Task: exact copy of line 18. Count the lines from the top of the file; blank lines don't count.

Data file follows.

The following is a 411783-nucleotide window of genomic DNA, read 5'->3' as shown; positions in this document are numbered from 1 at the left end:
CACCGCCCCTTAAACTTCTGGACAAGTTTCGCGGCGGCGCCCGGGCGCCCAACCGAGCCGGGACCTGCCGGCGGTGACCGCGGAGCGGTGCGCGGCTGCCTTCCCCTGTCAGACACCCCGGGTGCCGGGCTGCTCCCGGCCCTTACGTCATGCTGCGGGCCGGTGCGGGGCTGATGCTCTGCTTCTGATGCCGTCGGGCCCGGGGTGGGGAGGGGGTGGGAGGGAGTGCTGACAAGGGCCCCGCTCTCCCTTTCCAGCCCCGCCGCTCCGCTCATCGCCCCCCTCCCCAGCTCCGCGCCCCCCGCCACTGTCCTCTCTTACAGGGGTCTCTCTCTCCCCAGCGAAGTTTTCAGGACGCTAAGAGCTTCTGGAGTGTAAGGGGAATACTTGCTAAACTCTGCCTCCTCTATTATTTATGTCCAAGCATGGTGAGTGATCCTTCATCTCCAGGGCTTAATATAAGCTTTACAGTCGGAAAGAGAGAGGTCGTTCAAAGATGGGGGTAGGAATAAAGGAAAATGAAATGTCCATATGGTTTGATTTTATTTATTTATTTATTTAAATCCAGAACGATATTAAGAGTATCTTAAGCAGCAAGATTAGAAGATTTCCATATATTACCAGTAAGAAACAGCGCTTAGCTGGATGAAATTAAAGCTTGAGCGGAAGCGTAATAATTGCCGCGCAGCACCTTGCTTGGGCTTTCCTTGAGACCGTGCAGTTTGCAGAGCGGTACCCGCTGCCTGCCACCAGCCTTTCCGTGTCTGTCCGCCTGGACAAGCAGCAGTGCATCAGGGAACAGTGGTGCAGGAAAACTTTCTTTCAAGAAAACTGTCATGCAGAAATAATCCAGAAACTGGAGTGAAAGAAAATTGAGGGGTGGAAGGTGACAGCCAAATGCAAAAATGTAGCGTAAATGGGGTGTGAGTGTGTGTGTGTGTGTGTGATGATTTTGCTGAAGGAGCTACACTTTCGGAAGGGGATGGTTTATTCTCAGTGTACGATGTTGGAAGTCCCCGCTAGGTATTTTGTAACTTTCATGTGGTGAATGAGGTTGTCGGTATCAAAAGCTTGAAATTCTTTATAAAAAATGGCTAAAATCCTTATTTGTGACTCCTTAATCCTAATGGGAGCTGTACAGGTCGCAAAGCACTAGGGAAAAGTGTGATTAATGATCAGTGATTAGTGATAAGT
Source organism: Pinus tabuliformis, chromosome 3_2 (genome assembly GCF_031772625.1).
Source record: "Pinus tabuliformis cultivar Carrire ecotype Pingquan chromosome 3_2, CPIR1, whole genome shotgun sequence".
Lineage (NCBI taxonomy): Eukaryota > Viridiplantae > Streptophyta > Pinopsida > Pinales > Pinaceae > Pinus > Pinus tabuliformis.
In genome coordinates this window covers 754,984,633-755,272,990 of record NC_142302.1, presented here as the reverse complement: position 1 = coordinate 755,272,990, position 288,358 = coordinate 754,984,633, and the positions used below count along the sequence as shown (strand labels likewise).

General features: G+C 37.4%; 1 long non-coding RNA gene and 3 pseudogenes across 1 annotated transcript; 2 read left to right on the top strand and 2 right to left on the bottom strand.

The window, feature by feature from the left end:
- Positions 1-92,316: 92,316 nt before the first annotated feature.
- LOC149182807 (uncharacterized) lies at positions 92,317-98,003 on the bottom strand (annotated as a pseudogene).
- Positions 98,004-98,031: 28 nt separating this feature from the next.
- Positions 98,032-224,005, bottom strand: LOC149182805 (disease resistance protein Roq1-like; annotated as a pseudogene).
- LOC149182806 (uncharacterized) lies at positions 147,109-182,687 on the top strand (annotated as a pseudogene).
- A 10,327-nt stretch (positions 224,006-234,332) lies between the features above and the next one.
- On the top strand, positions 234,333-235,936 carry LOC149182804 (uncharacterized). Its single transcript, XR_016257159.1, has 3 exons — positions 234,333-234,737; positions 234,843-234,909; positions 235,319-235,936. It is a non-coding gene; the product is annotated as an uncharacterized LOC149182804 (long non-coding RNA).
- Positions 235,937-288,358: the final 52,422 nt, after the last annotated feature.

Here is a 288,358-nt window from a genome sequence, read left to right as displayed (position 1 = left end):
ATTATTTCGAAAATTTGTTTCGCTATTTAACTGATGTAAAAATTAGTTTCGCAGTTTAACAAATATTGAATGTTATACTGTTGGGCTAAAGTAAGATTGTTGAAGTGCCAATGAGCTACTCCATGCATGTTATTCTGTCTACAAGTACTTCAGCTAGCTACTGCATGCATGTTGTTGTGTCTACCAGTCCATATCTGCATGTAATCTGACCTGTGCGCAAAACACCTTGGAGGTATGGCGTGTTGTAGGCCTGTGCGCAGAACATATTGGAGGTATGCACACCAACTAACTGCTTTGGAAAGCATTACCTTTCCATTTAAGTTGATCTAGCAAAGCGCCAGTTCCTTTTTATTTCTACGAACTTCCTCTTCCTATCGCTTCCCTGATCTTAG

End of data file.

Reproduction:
ATTATTTCGAAAATTTGTTTCGCTATTTAACTGATGTAAAAATTAGTTTCGCAGTTTAACAAATATTGAATGTTATACTGTTGGGCTAAAGTAAGATTGTTGAAGTGCCAATGAGCTACTCCATGCATGTTATTCTGTCTACAAGTACTTCAGCTAGCTACTGCATGCATGTTGTTGTGTCTACCAGTCCATATCTGCATGTAATCTGACCTGTGCGCAAAACACCTTGGAGGTATGGCGTGTTGTAGGCCTGTGCGCAGAACATATTGGAGGTATGCACACCAACTAACTGCTTTGGAAAGCATTACCTTTCCATTTAAGTTGATCTAGCAAAGCGCCAGTTCCTTTTTATTTCTACGAACTTCCTCTTCCTATCGCTTCCCTGATCTTAG